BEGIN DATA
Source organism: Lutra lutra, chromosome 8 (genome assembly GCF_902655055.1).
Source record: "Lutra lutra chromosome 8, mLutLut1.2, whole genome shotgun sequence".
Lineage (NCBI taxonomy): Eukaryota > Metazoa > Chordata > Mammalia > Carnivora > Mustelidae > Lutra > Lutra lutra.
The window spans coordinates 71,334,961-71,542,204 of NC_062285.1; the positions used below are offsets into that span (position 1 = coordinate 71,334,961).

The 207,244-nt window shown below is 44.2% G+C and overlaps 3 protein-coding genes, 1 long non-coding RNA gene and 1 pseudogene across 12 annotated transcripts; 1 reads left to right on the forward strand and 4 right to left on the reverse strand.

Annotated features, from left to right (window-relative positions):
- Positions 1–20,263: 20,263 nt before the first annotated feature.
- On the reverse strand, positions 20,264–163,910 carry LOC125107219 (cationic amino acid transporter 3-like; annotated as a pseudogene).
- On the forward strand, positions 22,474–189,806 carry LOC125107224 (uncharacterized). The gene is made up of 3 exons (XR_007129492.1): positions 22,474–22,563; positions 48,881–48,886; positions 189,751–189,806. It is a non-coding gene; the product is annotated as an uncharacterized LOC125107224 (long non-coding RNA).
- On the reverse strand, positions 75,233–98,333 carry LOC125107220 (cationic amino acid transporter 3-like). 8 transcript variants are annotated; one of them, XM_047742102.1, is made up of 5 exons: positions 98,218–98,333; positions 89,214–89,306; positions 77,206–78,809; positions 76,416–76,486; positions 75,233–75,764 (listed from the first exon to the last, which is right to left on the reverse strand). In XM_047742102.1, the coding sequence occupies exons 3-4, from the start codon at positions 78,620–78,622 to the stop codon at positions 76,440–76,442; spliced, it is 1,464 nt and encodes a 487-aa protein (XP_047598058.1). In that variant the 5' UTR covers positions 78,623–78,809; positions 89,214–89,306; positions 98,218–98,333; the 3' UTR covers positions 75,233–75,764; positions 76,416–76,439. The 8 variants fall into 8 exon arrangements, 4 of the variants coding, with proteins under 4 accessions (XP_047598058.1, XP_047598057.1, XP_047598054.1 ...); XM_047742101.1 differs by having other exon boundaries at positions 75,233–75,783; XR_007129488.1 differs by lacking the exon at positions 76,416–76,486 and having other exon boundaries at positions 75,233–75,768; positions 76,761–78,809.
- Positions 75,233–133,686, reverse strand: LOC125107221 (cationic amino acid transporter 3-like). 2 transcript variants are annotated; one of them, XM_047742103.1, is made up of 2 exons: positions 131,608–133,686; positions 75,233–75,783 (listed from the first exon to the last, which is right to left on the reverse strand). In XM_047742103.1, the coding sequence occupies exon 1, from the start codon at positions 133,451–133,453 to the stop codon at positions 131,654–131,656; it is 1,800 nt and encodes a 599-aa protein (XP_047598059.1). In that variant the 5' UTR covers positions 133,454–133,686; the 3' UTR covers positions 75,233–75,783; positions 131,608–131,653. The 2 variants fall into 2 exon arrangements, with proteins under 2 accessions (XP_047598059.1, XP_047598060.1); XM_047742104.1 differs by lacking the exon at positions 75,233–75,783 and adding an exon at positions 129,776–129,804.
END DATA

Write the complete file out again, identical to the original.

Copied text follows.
Source organism: Lutra lutra, chromosome 8 (genome assembly GCF_902655055.1).
Source record: "Lutra lutra chromosome 8, mLutLut1.2, whole genome shotgun sequence".
Lineage (NCBI taxonomy): Eukaryota > Metazoa > Chordata > Mammalia > Carnivora > Mustelidae > Lutra > Lutra lutra.
The window spans coordinates 71,334,961-71,542,204 of NC_062285.1; the positions used below are offsets into that span (position 1 = coordinate 71,334,961).

The 207,244-nt window shown below is 44.2% G+C and overlaps 3 protein-coding genes, 1 long non-coding RNA gene and 1 pseudogene across 12 annotated transcripts; 1 reads left to right on the forward strand and 4 right to left on the reverse strand.

Annotated features, from left to right (window-relative positions):
- Positions 1–20,263: 20,263 nt before the first annotated feature.
- On the reverse strand, positions 20,264–163,910 carry LOC125107219 (cationic amino acid transporter 3-like; annotated as a pseudogene).
- On the forward strand, positions 22,474–189,806 carry LOC125107224 (uncharacterized). The gene is made up of 3 exons (XR_007129492.1): positions 22,474–22,563; positions 48,881–48,886; positions 189,751–189,806. It is a non-coding gene; the product is annotated as an uncharacterized LOC125107224 (long non-coding RNA).
- On the reverse strand, positions 75,233–98,333 carry LOC125107220 (cationic amino acid transporter 3-like). 8 transcript variants are annotated; one of them, XM_047742102.1, is made up of 5 exons: positions 98,218–98,333; positions 89,214–89,306; positions 77,206–78,809; positions 76,416–76,486; positions 75,233–75,764 (listed from the first exon to the last, which is right to left on the reverse strand). In XM_047742102.1, the coding sequence occupies exons 3-4, from the start codon at positions 78,620–78,622 to the stop codon at positions 76,440–76,442; spliced, it is 1,464 nt and encodes a 487-aa protein (XP_047598058.1). In that variant the 5' UTR covers positions 78,623–78,809; positions 89,214–89,306; positions 98,218–98,333; the 3' UTR covers positions 75,233–75,764; positions 76,416–76,439. The 8 variants fall into 8 exon arrangements, 4 of the variants coding, with proteins under 4 accessions (XP_047598058.1, XP_047598057.1, XP_047598054.1 ...); XM_047742101.1 differs by having other exon boundaries at positions 75,233–75,783; XR_007129488.1 differs by lacking the exon at positions 76,416–76,486 and having other exon boundaries at positions 75,233–75,768; positions 76,761–78,809.
- Positions 75,233–133,686, reverse strand: LOC125107221 (cationic amino acid transporter 3-like). 2 transcript variants are annotated; one of them, XM_047742103.1, is made up of 2 exons: positions 131,608–133,686; positions 75,233–75,783 (listed from the first exon to the last, which is right to left on the reverse strand). In XM_047742103.1, the coding sequence occupies exon 1, from the start codon at positions 133,451–133,453 to the stop codon at positions 131,654–131,656; it is 1,800 nt and encodes a 599-aa protein (XP_047598059.1). In that variant the 5' UTR covers positions 133,454–133,686; the 3' UTR covers positions 75,233–75,783; positions 131,608–131,653. The 2 variants fall into 2 exon arrangements, with proteins under 2 accessions (XP_047598059.1, XP_047598060.1); XM_047742104.1 differs by lacking the exon at positions 75,233–75,783 and adding an exon at positions 129,776–129,804.